I fell into a fashion coma for about 20 years. I lived in an rotating uniform of black; black slacks, black jackets, black sweaters, black shoes, black sandals, black boots. I awakened sometime in my fifties desperate for a style uplift, but I was bleary-eyed and confused as to how to proceed.
Animal print, polka dot, tie dye. When did that happen?
Leggings, jeggings, skinny jeans. My body was so not made for this.
High rise, low rise, mid rise. How the hell should I know?
The plethora of fashion blogs on the Internet felt like a rabbit hole and I needed quick relief. So I hired Tali, an Israeli “fashion stylist” who was recommended by a friend. If she was like most Israelis, I knew that she would be brutally honest, and free me from the dark fashion ennui my wardrobe had become. We made a date and she told me to bring along three items from my closet that I “didn’t know what to do with.”
I quickly did my homework. First I chose my short, structured blue and white pinstripe Tommy Hilfiger blazer that I had been trying to make work for a pop of color, to no avail. Next, the denim Gap shirt dress that I was hoping to wear with black tights and boots, that hung like a sack of potatoes. And finally, the dreamy, designer three-quarter-length black silk jacket that I picked up at a thrift shop, that looked like it was for someone younger, taller and thinner. These were all items that I didn’t want to part with, but I wasn’t sure they should take up real estate in my small closet.
We met at a new coffee shop near my office that also served trendy food. I recognized Tali immediately from Instagram, plus she stood out with her straight bangs, long dark hair and oversized black glasses that weren’t fashionable yet in Boston, but looked fabulous on her. She was drinking black coffee and had a plate of avocado toast by her side. I ordered the same even though I was way past my coffee limit and really craved a turkey sandwich. I sat down and introduced myself.
“So? Nu? Show me what you brought,” said Tali. I felt self conscious because I knew she was also looking at me – my body, my style, my vibe. I felt old and frumpy.
Shyly, I held up the blazer first. Wagging her forefinger Tali said it was all wrong for me. “It’s too….too…too….” she searched for the word. Turns out it was “structured.” It was too structured for my 38D chest.
The denim Gap dress had the opposite problem. It was indeed a sack on my 5’3 frame and there was nothing Tali could do to fix it.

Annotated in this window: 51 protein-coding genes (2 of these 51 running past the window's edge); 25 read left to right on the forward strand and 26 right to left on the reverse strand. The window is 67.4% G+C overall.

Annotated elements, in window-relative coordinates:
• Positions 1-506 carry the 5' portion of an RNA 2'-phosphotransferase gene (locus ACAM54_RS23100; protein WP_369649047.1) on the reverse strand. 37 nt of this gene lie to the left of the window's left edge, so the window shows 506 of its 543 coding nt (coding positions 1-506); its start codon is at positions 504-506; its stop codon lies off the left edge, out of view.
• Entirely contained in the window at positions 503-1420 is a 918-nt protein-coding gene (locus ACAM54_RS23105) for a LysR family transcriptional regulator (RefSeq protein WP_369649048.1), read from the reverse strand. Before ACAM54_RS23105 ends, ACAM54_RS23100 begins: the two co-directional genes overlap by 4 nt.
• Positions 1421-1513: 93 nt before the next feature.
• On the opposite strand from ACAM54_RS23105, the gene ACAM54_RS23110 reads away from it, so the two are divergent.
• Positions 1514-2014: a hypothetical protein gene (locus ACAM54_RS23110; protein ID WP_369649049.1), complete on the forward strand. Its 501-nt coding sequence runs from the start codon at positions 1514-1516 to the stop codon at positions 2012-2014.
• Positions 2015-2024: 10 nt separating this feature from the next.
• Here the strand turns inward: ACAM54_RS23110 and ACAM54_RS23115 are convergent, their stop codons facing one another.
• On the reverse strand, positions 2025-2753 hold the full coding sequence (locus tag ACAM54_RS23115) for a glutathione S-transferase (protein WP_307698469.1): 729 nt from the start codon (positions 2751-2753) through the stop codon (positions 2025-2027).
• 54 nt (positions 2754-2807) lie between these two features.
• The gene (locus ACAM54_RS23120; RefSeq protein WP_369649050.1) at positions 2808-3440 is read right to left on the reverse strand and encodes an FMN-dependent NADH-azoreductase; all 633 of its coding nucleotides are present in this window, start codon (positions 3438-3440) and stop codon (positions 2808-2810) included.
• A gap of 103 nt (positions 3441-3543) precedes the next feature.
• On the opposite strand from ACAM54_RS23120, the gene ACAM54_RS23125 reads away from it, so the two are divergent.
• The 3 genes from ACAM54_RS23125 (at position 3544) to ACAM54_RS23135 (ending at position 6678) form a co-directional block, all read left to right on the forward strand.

Lastly, I took out the jacket. I told her I knew it was special, but I wasn’t sure if it was for me.
“What? Why not? Put it on!” she ordered, like the Israeli soldier she once was.
So I put on the black jacket in the coffee shop, over my t-shirt, stood up and she spun me around.
“What’s wrong with you? The jacket is perfect and it is beautiful on you.” said Tali.
Tali buttoned the jacket and pushed up my sleeves and magic happened. By pushing up the sleeves (not folding) I was able to turn a somewhat dated, albeit very expensive jacket into something swanky and stylish. I sat back down, proud of myself, eager to hear more from Tali and eat my toast.
I learned that Madewell jeans are not just for 20-somethings. Once you find the proper specifications for your body, the fit is sublime. I feel 10 lbs thinner and 20 years younger in my high waisted, button fly, cropped Madewell jeans, size 30P. A shirt partially tucked in and my waist appears. Pair that with an unstructured jacket or sweater (sleeves pushed up) and booties (no socks) and I have my go to outfit.
I have spent the past year, pre-Covid, integrating Tali’s sartorial suggestions into my wardrobe, feeling like a rock star each time I pull off the right look. I have several new booties in red leather, black suede, green suede and leopard. I have cropped pants in colors (including polka dot) not just black. I have four pairs of Madewell jeans in different washes. I have unstructured sweaters and jackets in different colors. And I have the black silk jacket. The problem is that it just isn’t in me to wear it, any of it, around the house or on my occasional trips to the supermarket.
Instead, I gravitate toward comfort and these days it seems that fashion and comfort have collided into something that I don’t fully understand called “Athleisure wear”. When I looked online and realized that my sweatpants with the elastic ankle went out, came back and are now out again, I knew I was back in a fashion coma. Thanks to blogs like BA50, I think I can figure this one out on my own!